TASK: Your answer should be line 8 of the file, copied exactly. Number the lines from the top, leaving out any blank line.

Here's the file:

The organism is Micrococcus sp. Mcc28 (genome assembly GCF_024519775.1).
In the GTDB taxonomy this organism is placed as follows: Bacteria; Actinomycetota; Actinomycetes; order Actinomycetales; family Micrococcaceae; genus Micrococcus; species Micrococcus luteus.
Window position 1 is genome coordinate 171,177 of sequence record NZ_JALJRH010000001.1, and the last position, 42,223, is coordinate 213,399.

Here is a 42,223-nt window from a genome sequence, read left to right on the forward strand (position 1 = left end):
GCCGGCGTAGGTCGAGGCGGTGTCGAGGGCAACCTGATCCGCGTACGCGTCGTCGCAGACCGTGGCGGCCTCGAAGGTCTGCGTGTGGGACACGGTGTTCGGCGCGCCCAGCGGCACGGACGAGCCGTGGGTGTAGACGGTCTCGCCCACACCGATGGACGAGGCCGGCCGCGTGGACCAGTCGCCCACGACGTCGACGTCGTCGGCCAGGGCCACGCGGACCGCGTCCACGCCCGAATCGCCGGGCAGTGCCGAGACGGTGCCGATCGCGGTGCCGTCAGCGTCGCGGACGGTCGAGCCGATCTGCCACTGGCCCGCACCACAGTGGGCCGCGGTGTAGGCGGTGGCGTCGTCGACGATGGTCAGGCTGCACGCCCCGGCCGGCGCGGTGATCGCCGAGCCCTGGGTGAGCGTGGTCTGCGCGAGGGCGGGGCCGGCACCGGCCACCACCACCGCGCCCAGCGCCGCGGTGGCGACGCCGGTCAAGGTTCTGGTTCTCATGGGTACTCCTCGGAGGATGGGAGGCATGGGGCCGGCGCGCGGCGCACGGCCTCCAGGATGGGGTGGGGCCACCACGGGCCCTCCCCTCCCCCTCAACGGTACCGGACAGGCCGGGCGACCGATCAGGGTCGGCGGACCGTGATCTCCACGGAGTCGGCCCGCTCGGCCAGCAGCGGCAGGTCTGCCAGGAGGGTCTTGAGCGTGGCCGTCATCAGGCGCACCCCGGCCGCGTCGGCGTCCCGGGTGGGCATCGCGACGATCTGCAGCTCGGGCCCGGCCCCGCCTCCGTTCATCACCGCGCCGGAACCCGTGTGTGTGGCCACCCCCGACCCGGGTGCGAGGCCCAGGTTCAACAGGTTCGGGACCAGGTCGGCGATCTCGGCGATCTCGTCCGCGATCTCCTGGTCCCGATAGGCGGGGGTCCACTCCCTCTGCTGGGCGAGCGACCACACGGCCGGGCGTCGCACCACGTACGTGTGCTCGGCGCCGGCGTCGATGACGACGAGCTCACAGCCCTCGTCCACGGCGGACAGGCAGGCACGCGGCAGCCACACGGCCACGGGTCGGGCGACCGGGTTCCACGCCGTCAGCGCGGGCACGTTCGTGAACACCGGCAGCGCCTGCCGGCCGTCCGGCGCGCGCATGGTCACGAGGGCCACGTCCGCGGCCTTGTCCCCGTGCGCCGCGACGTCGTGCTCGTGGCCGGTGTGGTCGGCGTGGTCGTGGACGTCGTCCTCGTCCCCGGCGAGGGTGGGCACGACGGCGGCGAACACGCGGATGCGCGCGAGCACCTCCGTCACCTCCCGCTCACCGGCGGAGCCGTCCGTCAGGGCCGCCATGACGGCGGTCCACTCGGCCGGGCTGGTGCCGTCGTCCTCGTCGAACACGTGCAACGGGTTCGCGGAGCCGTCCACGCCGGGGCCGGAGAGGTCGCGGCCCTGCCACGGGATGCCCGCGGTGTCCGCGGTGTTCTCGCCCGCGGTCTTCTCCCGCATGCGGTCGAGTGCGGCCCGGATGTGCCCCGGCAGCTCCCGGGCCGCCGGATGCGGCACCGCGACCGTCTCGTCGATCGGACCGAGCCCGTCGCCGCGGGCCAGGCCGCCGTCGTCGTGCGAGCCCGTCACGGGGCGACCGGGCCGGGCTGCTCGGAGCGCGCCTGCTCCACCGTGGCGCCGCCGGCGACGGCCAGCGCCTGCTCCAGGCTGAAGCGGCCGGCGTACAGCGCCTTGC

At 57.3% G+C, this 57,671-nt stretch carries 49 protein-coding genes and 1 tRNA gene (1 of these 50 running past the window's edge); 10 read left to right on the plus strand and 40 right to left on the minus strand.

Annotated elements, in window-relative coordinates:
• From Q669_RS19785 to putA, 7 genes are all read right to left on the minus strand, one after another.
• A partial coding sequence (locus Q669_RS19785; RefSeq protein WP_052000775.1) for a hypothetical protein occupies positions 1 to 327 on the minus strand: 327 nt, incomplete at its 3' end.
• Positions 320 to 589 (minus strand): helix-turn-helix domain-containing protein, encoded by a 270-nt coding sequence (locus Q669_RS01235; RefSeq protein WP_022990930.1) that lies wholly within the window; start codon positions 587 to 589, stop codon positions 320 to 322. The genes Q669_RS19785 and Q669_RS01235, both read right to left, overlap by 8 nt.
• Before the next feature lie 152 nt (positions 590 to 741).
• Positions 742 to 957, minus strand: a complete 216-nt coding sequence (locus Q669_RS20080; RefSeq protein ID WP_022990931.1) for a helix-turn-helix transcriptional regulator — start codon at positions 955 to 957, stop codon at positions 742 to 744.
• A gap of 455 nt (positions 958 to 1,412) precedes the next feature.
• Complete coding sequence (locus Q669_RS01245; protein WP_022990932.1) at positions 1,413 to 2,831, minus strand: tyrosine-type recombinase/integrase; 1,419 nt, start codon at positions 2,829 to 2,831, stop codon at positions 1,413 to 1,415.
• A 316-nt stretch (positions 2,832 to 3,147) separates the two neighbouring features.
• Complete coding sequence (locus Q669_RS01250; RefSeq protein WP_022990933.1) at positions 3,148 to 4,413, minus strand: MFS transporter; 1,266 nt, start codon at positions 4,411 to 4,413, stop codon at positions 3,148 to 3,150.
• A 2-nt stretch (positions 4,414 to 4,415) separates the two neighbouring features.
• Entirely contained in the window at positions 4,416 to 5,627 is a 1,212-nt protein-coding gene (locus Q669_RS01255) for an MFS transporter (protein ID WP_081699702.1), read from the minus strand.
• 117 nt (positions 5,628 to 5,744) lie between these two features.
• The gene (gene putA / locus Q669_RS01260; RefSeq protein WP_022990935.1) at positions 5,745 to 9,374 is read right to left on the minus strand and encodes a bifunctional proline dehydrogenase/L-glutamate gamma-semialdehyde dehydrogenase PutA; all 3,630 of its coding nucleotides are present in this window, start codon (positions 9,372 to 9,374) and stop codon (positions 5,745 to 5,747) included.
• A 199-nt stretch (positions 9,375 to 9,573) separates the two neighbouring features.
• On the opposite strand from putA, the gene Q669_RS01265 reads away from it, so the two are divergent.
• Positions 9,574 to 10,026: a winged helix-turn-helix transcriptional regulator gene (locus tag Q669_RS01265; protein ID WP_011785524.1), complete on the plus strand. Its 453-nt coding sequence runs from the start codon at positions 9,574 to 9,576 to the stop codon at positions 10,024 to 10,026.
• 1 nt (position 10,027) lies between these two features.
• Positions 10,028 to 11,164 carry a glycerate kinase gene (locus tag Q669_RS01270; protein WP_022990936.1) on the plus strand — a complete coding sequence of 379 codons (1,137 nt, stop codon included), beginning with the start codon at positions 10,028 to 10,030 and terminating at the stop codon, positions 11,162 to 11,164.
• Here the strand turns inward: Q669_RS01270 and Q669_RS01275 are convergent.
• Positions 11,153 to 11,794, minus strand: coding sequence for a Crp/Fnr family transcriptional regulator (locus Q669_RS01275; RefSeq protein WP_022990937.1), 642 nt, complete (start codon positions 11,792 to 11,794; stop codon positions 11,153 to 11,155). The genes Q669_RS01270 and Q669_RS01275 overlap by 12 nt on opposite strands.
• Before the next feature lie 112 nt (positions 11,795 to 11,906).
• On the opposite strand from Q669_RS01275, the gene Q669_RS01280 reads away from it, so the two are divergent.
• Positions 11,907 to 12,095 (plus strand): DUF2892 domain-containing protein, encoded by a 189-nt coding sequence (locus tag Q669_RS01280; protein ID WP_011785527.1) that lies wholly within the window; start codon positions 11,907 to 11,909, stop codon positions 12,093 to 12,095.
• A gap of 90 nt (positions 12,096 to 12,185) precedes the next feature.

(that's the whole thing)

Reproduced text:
• From Q669_RS19785 to putA, 7 genes are all read right to left on the minus strand, one after another.